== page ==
Loopt May Be "Friending" More Mobile Networks

We’ve been tracking a few emerging mobile-only social networks. All of these services are downloadable applications that run on your mobile phone.

Mobile social network Loopt’s deal with Sprint, however, has given it the distinction of being one of two with automated location updates and deep integration with a U.S. carrier (Helio is the other). This opens up a lot of possibilities for location based services. The deal gave them a lot of advantages over other networks. They could easily relay location information — what we call the “Holy Grail” — and came pre-installed on phones. But the deal also meant only your Sprint friends could join and you need a GPS enabled phone. However, Loopt’s exclusivity agreement is up and they’re looking to expand the service across more carriers and services (even Android).

map-friend-loopt.pngAs part of expanding their reach, Loopt has released a new version of their program that integrates with your address book (like Zyb) and sends status updates to your non-Sprint friends over SMS or AIM. The messages can also attach a link to a map online, so texting “let’s meet for coffee” can also say where you are. As before, it still has the geotagging, messaging, and privacy features we already reported on. I’m sure they’re learning a lot from services like Twitter and the recent Jaiku acquisition.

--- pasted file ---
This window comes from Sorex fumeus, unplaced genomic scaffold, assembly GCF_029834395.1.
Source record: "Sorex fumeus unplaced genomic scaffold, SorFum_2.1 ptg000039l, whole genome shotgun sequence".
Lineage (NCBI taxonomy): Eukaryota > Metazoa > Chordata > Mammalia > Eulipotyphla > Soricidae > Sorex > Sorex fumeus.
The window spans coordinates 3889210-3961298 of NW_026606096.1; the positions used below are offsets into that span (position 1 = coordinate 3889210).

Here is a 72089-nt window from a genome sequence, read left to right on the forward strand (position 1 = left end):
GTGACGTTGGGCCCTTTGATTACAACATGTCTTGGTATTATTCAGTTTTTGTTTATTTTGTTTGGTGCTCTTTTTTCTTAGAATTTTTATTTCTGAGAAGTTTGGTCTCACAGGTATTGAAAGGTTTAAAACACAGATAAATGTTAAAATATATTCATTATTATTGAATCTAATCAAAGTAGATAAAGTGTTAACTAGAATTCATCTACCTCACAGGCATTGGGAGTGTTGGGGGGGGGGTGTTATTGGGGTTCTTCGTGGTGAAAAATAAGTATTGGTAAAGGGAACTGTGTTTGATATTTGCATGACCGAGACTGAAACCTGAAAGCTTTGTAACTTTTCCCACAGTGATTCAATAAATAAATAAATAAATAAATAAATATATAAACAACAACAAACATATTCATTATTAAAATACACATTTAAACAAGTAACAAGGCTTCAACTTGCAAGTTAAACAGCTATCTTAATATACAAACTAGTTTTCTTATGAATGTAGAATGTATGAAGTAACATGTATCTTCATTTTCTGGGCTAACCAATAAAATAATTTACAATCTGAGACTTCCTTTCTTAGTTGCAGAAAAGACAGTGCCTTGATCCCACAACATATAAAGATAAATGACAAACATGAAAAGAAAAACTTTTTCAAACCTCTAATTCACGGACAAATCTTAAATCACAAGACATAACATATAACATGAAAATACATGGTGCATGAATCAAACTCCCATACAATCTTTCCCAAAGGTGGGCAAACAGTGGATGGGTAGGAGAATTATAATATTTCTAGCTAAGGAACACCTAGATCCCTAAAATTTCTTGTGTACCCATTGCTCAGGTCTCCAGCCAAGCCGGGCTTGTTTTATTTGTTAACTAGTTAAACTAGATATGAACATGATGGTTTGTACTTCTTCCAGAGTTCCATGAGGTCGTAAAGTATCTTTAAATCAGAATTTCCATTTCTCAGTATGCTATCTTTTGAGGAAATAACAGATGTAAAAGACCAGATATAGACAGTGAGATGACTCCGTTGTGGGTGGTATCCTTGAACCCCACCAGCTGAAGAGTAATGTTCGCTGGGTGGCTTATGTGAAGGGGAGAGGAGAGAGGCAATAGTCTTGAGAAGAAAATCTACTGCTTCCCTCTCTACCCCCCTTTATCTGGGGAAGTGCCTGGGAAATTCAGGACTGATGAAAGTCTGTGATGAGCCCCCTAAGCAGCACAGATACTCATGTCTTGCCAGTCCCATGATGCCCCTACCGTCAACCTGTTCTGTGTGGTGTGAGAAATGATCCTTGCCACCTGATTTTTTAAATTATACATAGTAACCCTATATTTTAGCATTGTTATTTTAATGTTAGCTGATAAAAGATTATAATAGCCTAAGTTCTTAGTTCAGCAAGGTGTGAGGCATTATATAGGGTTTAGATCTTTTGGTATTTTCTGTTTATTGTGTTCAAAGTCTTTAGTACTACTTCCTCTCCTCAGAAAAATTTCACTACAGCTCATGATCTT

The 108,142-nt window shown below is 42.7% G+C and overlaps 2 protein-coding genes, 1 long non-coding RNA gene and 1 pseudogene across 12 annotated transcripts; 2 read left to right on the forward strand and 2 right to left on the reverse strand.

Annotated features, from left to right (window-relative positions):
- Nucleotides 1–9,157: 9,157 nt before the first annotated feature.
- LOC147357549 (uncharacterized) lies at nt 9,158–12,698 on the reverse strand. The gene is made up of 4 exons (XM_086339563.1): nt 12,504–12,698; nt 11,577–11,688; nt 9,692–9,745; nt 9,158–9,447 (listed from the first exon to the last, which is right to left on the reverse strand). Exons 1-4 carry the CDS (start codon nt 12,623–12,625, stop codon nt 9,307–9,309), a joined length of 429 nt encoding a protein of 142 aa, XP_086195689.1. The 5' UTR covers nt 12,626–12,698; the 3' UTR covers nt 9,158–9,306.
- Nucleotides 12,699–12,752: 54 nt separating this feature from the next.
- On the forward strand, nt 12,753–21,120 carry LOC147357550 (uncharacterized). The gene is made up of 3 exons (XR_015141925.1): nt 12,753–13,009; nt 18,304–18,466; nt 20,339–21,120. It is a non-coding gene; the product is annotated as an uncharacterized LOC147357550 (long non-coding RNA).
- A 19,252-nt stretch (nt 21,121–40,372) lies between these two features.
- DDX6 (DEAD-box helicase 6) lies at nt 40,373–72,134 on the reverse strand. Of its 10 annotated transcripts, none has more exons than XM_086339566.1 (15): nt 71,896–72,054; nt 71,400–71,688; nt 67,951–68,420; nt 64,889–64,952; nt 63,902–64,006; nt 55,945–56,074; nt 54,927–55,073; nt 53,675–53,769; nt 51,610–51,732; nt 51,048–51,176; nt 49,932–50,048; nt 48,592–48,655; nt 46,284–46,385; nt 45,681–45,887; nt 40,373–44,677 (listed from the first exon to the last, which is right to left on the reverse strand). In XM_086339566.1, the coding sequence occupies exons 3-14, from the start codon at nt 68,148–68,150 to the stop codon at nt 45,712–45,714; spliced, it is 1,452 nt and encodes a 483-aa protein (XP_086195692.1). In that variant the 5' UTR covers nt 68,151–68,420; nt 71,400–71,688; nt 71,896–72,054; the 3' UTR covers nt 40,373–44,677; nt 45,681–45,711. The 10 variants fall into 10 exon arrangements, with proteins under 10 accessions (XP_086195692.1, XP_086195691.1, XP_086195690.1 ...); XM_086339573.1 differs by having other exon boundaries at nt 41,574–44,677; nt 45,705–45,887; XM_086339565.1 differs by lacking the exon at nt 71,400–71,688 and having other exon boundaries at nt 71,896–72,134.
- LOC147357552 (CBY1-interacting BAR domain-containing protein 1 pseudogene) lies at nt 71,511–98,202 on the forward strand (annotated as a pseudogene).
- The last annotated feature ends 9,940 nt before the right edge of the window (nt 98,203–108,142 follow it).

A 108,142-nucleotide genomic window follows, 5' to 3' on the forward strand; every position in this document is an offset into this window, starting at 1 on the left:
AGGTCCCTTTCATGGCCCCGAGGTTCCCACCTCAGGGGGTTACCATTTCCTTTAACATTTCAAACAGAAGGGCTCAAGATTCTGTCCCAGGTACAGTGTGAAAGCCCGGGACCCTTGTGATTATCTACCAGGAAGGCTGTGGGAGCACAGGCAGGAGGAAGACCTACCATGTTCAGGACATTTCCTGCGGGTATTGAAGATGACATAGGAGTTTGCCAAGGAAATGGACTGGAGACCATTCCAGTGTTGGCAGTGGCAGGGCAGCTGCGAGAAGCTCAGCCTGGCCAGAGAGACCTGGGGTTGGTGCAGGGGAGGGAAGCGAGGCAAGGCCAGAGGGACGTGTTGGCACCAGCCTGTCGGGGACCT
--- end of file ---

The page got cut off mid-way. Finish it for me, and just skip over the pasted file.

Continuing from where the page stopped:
Loopt has remained tight lipped about who they’re talking to, but the pitch is pretty clear. Competition is driving down mobile voice revenues which Loopt says they can help offset by driving new profits in data plans people pay for to use the program. Currently they make money through $2.99/month subscription plans or by being bundled in with a phone data plan. Location based services and advertising are also other key revenue sources. Loopt says that 51% of all mobile application revenue already comes from location based services.

But it’s not all smooth sailing ahead. While Loopt owns its section of the network, other mobile networks with lower barriers to entry have gained a lot of traction. Twitter has kept a high profile (with funding) and Mig33 has claimed over 7 million registered users. Loopt could learn a great deal from following the lead of these lower friction services.